The man who had 2 children each with his wife, wife’s mother and wife’s sister

The year was 1989, the day January 21, a District Court at Kpando found one Glah and another guilty of the offence of conduct conducive to breach of peace contrary to section 207 of the Criminal Code 1960 (Act 29). Mr Glah was handed 12 months imprisonment with hard labour while the other accused person was sentenced to a fine of GH¢15,000 or in default be committed to serving 12 months in prison.

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Their alleged crimes were quite bizarre then and now. Prosecutors led by one Dzanku an Assistant State Attorney told the court Mr Glah had an affair with his mother-in-law and sister-in-law. They both pleaded guilty. The case was taken to the Ho High Court shortly after the sentence was given. Their lawyer, Homenya argued that the District Court should not have accepted their plea of guilty because having an affair with mother-in-law and sister-in-law is not an offence under the law.

He pointed out that they were convicted for an offence which does not exist as he described the punishment as excessive. The state defended the judgement with prosecutors saying their conduct was insulting as the breach of the peace is likely to be occasioned. Mr Dzanku explained that the Chief and Elders of Dafor, as well as the PNDC District Secretary, has warned them to desist from such immoral acts but they paid no heed. He further argued that if other family members of the three women had not exercised restraint serious breach of the peace would have occasioned.

The presiding Justice, Mr Amuah however disagreed. While admitting that customary law frowns upon such conduct it was not captured by the law relied upon by the prosecutors. He said Glah had lived with and cohabited with these spouses peacefully for 17 years and has two children with each of them. If the opposition from the family is now feared, its the family that has to be restrained, he stated.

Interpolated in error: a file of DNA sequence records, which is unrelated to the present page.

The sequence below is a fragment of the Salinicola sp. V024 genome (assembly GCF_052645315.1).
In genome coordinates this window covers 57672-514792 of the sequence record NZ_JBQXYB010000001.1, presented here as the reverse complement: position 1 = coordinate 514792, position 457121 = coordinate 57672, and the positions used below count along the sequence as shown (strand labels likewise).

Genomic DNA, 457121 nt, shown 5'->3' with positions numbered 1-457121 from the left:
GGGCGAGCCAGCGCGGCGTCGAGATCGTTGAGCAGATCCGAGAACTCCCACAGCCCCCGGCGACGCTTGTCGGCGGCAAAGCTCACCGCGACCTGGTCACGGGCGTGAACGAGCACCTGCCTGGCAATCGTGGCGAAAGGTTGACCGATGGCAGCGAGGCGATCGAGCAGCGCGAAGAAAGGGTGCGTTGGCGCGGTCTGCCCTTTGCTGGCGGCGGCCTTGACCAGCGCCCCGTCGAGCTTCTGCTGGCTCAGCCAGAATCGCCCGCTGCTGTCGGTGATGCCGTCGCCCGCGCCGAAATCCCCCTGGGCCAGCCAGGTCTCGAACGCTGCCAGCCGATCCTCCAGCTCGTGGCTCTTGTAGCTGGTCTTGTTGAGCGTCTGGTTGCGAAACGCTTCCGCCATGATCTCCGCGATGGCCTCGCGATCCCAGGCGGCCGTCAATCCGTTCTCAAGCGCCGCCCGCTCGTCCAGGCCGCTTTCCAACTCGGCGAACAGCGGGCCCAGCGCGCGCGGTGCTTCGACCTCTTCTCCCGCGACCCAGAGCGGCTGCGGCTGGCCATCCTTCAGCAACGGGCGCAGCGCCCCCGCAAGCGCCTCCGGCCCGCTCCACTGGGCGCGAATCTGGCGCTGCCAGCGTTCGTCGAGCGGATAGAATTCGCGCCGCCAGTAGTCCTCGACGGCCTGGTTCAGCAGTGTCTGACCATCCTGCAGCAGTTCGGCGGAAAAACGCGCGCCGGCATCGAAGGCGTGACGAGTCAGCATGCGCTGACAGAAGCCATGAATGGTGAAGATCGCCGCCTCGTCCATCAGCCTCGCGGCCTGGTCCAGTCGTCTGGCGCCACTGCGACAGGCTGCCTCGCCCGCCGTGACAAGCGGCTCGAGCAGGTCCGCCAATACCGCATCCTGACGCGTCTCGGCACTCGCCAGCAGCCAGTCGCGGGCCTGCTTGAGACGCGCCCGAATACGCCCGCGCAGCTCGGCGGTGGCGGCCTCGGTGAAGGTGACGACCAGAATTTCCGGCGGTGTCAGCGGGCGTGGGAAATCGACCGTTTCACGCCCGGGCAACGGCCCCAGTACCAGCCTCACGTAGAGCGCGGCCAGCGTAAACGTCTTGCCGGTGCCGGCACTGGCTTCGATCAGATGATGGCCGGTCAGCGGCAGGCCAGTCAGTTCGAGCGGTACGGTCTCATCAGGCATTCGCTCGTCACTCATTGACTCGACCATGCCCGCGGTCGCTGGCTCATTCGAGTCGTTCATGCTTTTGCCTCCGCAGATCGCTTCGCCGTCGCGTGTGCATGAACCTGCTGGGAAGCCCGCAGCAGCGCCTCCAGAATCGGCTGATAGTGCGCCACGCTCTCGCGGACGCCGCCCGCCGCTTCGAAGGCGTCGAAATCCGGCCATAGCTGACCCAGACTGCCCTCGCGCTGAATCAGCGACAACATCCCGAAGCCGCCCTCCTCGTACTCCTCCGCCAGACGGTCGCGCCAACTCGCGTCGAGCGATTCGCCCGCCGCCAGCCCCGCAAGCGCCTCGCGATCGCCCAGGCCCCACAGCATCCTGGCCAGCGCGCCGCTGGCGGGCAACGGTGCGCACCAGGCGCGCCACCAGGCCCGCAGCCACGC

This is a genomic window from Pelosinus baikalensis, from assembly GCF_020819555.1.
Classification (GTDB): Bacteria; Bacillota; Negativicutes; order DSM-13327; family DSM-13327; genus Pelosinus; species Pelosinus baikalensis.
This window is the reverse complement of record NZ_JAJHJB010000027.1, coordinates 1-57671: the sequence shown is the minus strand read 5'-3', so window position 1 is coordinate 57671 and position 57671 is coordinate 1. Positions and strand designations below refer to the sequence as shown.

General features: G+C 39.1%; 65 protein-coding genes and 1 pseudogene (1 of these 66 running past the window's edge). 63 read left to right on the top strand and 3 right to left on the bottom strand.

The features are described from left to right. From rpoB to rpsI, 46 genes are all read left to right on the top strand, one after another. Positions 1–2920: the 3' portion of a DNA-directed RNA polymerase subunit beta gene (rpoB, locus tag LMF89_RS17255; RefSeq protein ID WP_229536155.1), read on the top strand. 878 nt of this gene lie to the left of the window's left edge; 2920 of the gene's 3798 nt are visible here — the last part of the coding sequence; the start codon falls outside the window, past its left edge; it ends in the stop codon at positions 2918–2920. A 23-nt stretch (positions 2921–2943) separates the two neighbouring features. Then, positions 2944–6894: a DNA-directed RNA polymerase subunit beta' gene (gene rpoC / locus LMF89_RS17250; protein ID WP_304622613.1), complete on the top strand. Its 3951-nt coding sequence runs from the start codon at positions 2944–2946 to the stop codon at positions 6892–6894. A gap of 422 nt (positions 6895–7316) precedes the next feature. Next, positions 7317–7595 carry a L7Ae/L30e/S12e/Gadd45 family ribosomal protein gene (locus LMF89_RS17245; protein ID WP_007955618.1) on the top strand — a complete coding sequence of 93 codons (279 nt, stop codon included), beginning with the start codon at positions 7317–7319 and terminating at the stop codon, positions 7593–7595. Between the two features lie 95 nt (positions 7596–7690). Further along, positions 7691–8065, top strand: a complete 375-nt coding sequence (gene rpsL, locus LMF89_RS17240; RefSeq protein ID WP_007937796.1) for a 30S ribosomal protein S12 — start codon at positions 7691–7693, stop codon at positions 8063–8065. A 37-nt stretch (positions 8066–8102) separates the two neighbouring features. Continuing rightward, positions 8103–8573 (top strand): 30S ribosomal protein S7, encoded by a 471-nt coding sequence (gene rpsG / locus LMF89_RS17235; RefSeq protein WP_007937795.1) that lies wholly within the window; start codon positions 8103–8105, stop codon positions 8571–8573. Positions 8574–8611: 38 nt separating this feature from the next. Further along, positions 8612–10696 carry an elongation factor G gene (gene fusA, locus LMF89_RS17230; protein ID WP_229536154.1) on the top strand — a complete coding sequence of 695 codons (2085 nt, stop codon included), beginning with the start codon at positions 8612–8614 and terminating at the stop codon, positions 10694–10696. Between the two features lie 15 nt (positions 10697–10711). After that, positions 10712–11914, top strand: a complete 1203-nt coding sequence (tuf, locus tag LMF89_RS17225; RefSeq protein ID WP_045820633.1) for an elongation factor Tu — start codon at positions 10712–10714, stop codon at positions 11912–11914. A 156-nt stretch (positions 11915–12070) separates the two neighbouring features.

He quoted the case of Beatty v. Gillbanks (1882) 9 Q.B.D. 308 which arose out of opposition to the Salvation Army in its early days.

“The local Salvationists had been convicted of unlawful assembly and ordered to find sureties to keep the peace by a court of petty sessions.

On appeal to the Divisional Court it was held that since the association was for religious exercises an assembly and procession in the streets was not in itself unlawful. The disturbance of the peace was caused by the opponents of the Salvationists (known as the Skeleton Army) who had on several occasions violently interfered with their activities. It was clear that had the Salvationists not met in public and marched in procession, there would have been no disturbance of the peace.

Moreover, previous meetings had caused disorder so that the Salvationists knew that similar consequences were likely to ensue. But since the disturbances were caused by people antagonistic to the Salvationists and they themselves had committed no acts of violence, they could not be convicted of unlawful assembly and be bound over to keep the peace.”

He concluded that: “The prosecution would not take the easy course of preventing an association which is not caught by section 207 of Act 29 simply because they the prosecution feared opposition from the family”.

The conviction and sentence were thus set aside.

NB: Author relied on Glah and Another v The Republic [1992] 2 GLR 15-18



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